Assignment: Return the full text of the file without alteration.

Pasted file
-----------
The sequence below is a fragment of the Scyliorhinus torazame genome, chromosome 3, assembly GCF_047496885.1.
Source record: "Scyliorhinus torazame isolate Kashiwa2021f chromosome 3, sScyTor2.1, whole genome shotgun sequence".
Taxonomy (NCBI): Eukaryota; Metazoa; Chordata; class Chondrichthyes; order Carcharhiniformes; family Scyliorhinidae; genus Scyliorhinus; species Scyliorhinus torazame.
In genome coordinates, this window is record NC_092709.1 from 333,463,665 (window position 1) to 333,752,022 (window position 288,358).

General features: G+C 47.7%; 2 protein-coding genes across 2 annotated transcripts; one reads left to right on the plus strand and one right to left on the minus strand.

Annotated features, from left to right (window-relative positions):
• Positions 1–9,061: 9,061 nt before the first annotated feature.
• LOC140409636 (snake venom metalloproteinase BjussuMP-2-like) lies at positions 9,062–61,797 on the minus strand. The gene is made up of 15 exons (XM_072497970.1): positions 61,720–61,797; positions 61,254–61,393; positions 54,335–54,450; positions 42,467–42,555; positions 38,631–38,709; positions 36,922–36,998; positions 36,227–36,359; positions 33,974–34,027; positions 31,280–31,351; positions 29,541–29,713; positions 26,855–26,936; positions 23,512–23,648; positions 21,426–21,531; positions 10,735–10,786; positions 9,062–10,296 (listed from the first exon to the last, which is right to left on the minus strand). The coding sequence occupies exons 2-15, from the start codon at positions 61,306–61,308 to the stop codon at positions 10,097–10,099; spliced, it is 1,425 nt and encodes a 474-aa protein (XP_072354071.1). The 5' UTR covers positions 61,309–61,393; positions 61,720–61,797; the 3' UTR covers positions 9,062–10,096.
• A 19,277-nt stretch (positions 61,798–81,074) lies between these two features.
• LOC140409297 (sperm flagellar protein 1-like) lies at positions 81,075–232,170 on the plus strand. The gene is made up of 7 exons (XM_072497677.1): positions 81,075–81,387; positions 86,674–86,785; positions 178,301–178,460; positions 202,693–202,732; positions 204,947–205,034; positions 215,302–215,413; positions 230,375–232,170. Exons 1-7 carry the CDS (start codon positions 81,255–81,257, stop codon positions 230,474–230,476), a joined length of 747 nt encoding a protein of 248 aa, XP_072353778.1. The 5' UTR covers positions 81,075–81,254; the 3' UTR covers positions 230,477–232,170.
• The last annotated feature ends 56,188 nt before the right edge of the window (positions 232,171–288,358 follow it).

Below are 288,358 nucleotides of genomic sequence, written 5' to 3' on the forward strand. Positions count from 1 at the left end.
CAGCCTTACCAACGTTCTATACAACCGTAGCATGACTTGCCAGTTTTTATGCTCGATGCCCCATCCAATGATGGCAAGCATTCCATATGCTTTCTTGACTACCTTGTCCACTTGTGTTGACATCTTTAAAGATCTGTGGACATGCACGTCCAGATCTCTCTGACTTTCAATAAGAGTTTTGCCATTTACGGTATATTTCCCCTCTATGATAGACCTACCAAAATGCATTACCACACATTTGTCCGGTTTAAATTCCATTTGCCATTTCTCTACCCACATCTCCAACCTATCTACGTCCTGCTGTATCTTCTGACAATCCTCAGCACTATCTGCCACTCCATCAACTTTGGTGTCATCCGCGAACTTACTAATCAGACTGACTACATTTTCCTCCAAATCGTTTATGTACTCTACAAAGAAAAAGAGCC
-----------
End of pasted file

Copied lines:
The sequence below is a fragment of the Scyliorhinus torazame genome, chromosome 3, assembly GCF_047496885.1.
Source record: "Scyliorhinus torazame isolate Kashiwa2021f chromosome 3, sScyTor2.1, whole genome shotgun sequence".
Taxonomy (NCBI): Eukaryota; Metazoa; Chordata; class Chondrichthyes; order Carcharhiniformes; family Scyliorhinidae; genus Scyliorhinus; species Scyliorhinus torazame.
In genome coordinates, this window is record NC_092709.1 from 333,463,665 (window position 1) to 333,752,022 (window position 288,358).

General features: G+C 47.7%; 2 protein-coding genes across 2 annotated transcripts; one reads left to right on the plus strand and one right to left on the minus strand.

Annotated features, from left to right (window-relative positions):
• Positions 1–9,061: 9,061 nt before the first annotated feature.
• LOC140409636 (snake venom metalloproteinase BjussuMP-2-like) lies at positions 9,062–61,797 on the minus strand. The gene is made up of 15 exons (XM_072497970.1): positions 61,720–61,797; positions 61,254–61,393; positions 54,335–54,450; positions 42,467–42,555; positions 38,631–38,709; positions 36,922–36,998; positions 36,227–36,359; positions 33,974–34,027; positions 31,280–31,351; positions 29,541–29,713; positions 26,855–26,936; positions 23,512–23,648; positions 21,426–21,531; positions 10,735–10,786; positions 9,062–10,296 (listed from the first exon to the last, which is right to left on the minus strand). The coding sequence occupies exons 2-15, from the start codon at positions 61,306–61,308 to the stop codon at positions 10,097–10,099; spliced, it is 1,425 nt and encodes a 474-aa protein (XP_072354071.1). The 5' UTR covers positions 61,309–61,393; positions 61,720–61,797; the 3' UTR covers positions 9,062–10,096.
• A 19,277-nt stretch (positions 61,798–81,074) lies between these two features.
• LOC140409297 (sperm flagellar protein 1-like) lies at positions 81,075–232,170 on the plus strand. The gene is made up of 7 exons (XM_072497677.1): positions 81,075–81,387; positions 86,674–86,785; positions 178,301–178,460; positions 202,693–202,732; positions 204,947–205,034; positions 215,302–215,413; positions 230,375–232,170. Exons 1-7 carry the CDS (start codon positions 81,255–81,257, stop codon positions 230,474–230,476), a joined length of 747 nt encoding a protein of 248 aa, XP_072353778.1. The 5' UTR covers positions 81,075–81,254; the 3' UTR covers positions 230,477–232,170.
• The last annotated feature ends 56,188 nt before the right edge of the window (positions 232,171–288,358 follow it).

Below are 288,358 nucleotides of genomic sequence, written 5' to 3' on the forward strand. Positions count from 1 at the left end.
CAGCCTTACCAACGTTCTATACAACCGTAGCATGACTTGCCAGTTTTTATGCTCGATGCCCCATCCAATGATGGCAAGCATTCCATATGCTTTCTTGACTACCTTGTCCACTTGTGTTGACATCTTTAAAGATCTGTGGACATGCACGTCCAGATCTCTCTGACTTTCAATAAGAGTTTTGCCATTTACGGTATATTTCCCCTCTATGATAGACCTACCAAAATGCATTACCACACATTTGTCCGGTTTAAATTCCATTTGCCATTTCTCTACCCACATCTCCAACCTATCTACGTCCTGCTGTATCTTCTGACAATCCTCAGCACTATCTGCCACTCCATCAACTTTGGTGTCATCCGCGAACTTACTAATCAGACTGACTACATTTTCCTCCAAATCGTTTATGTACTCTACAAAGAAAAAGAGCC